What would it mean to the industry if Microsoft Corp. is required to "auction off" its Windows source code -- as 19 state attorney generals are expected to propose as they enter settlement discussions with Microsoft and the Department of Justice this week?
It all depends on what is meant by auctioning, say industry participants, who began debating the merits of the idea across discussion forums almost as soon as The Seattle Times reported on Sunday the existence of the states' plan called "Remedies Re: Microsoft Litigation." Representatives from the state attorneys general suing Microsoft, the DoJ and Microsoft are scheduled to meet Tuesday in Washington, D.C., in an attempt to commence bashing out a settlement before the trial resumes in late April or early May. Microsoft has already hinted it is willing to make concessions in some of its OEM, ISP and Internet Content Provider contract provisions. But at least so far, Microsoft has not come forward with an offer for a more liberal Windows licensing model.
Some industry players are interpreting the auction proposal suggested by the state attorneys general as a requirement that Microsoft sell the rights to Windows to one or more software providers so that there would be multiple sources from which OEMs, software vendors and customers could license or buy Windows. Such an idea builds on a remedy suggested informally by some at the start of the DoJ vs. Microsoft antitrust trial, via which different Microsoft product divisions would be authorised to license Windows, thereby creating competition within Microsoft's own walls.
But other industry watchers note that the auctioning idea put forth by the states is only a precursor to a more radical plan, one which could result in Microsoft morphing into an open-source software vendor. The Software & Information Industry Association (SIIA) in a recent white paper suggested as a possible remedy that Microsoft be required to recast itself as an open source vendor. Via this model, the one under which Linux vendors communally enhance their multiple Linux distributions, Microsoft and other Windows licensees would work together to enhance and maintain Windows. The state attorneys general suggest the open source remedy as an alternative to Windows auctioning in their white paper, according to The Seattle Times story.
If Microsoft were to adhere to the open-source model, one potential worry, the potential for the creation incompatible Windows distributions, would be lessened. If Microsoft, instead, merely licenses Windows to one or more entities--with no further involvement in terms of enhancing the product while keeping multiple versions of the source base in step -- the result would almost certainly be proliferation of multiple, incompatible Windows releases. Microsoft's version of Windows would likely be the most up-to-date and end up as the release preferred by most licensees and/or purchasers by default.
Currently, Microsoft is the sole licensor of Windows source code, a limitation which was mentioned by at least one OEM during the DOJ vs. Microsoft case. Hewlett-Packard Co. executive John Romano, who told Microsoft officials in an email message that, "If we [HP] had a choice of another supplier, based on your actions in this area, I can assure you that you would not be our supplier of choice."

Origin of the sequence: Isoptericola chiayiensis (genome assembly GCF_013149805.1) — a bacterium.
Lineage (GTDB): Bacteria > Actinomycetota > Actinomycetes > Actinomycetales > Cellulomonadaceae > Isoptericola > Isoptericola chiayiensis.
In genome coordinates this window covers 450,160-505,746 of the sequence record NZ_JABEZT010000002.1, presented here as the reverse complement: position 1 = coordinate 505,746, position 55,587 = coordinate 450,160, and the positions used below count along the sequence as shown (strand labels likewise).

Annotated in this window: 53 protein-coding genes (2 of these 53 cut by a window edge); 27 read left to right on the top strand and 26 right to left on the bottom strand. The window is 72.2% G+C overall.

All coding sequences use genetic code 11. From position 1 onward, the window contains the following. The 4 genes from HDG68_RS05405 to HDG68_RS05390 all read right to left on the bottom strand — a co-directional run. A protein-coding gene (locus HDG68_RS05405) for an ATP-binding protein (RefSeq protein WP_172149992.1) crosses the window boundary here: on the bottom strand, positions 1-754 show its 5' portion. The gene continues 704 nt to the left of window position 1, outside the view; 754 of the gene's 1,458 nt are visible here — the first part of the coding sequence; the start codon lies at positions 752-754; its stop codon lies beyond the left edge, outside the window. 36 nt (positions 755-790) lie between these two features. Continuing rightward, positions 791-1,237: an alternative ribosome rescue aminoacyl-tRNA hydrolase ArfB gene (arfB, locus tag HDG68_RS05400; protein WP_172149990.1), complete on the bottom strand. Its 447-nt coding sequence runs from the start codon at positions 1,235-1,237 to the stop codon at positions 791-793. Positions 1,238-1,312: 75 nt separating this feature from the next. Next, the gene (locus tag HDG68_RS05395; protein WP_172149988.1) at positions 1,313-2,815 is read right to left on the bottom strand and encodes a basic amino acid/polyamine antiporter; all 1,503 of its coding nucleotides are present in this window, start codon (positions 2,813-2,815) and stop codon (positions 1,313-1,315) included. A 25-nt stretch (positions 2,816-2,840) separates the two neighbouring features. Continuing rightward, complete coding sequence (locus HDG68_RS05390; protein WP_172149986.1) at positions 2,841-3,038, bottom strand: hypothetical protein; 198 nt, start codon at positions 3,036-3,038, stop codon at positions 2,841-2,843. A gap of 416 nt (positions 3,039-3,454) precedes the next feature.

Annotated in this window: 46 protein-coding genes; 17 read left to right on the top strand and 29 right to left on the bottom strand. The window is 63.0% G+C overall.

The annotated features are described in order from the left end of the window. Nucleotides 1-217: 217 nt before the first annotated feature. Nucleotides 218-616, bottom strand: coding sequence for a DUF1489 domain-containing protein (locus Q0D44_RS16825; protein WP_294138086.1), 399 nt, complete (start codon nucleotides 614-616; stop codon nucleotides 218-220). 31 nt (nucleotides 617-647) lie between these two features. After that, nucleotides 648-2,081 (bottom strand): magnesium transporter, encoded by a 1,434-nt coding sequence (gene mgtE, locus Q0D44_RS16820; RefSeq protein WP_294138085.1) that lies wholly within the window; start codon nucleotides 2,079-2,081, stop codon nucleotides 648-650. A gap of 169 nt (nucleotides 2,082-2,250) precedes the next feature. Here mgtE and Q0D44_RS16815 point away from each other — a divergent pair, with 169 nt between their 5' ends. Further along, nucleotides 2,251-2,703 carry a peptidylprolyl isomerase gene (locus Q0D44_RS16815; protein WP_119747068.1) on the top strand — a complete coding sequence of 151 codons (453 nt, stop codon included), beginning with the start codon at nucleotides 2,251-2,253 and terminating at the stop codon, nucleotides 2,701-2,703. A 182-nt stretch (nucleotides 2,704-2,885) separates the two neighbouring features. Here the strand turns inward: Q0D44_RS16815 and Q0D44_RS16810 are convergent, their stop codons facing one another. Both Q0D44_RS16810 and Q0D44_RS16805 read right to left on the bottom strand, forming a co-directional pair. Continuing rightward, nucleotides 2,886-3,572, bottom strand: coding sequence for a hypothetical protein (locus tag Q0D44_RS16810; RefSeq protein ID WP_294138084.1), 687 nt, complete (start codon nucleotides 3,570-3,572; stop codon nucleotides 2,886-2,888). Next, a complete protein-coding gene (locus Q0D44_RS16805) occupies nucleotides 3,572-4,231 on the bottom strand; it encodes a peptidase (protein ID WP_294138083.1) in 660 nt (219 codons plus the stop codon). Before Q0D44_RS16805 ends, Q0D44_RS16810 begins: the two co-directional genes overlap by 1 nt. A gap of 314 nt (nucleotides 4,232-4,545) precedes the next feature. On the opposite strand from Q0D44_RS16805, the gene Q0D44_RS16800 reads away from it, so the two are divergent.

Microsoft steadfastly has denied that it uses Windows licensing as a club. In fact, company officials characterise its source-code licensing policies as fairly liberal, with top brass from CEO Bill Gates on down hinting that the company is contemplating when and if it should open up elements of its Windows and NT source code.
In a recent interview, group product manager Ed Muth noted that Microsoft has source-code licensing agreements in place with more than 50 laboratories and computer-science schools around the world. Muth said that Microsoft's source-code licensing policies are similar to the community source licensing terms recently announced by Sun Microsystems Inc, meaning these licensees are not authorised to sell Microsoft's source code or derivative works based on its source code.
But companies who have been on the other side of the Windows license say that Microsoft is becoming increasingly restrictive in licensing Windows. Two lawsuits within the past year -- Bristol Technology Inc. vs. Microsoft and AT&T vs. Microsoft both revolved around Microsoft's allegedly restrictive source-code licensing policies.
Some industry players say the operating systems playing field could be levelled if Microsoft simply licensed or published all of its Win32 application programming interfaces (APIs), rather than Windows in its entirety. Free Software Foundation founder Richard Stallman recently proposed Microsoft be required to publish all of its Windows protocols, file formats and interfaces.
Microsoft, for its part, maintains its Windows interfaces already are open and publicly available. As various developers have demonstrated in recent years, however, that not all of the Windows APIs currently are documented. The state attorneys general suggest Microsoft be obligated to make full source code disclosures as part of settlement concessions, as well, according to The Seattle Times' report.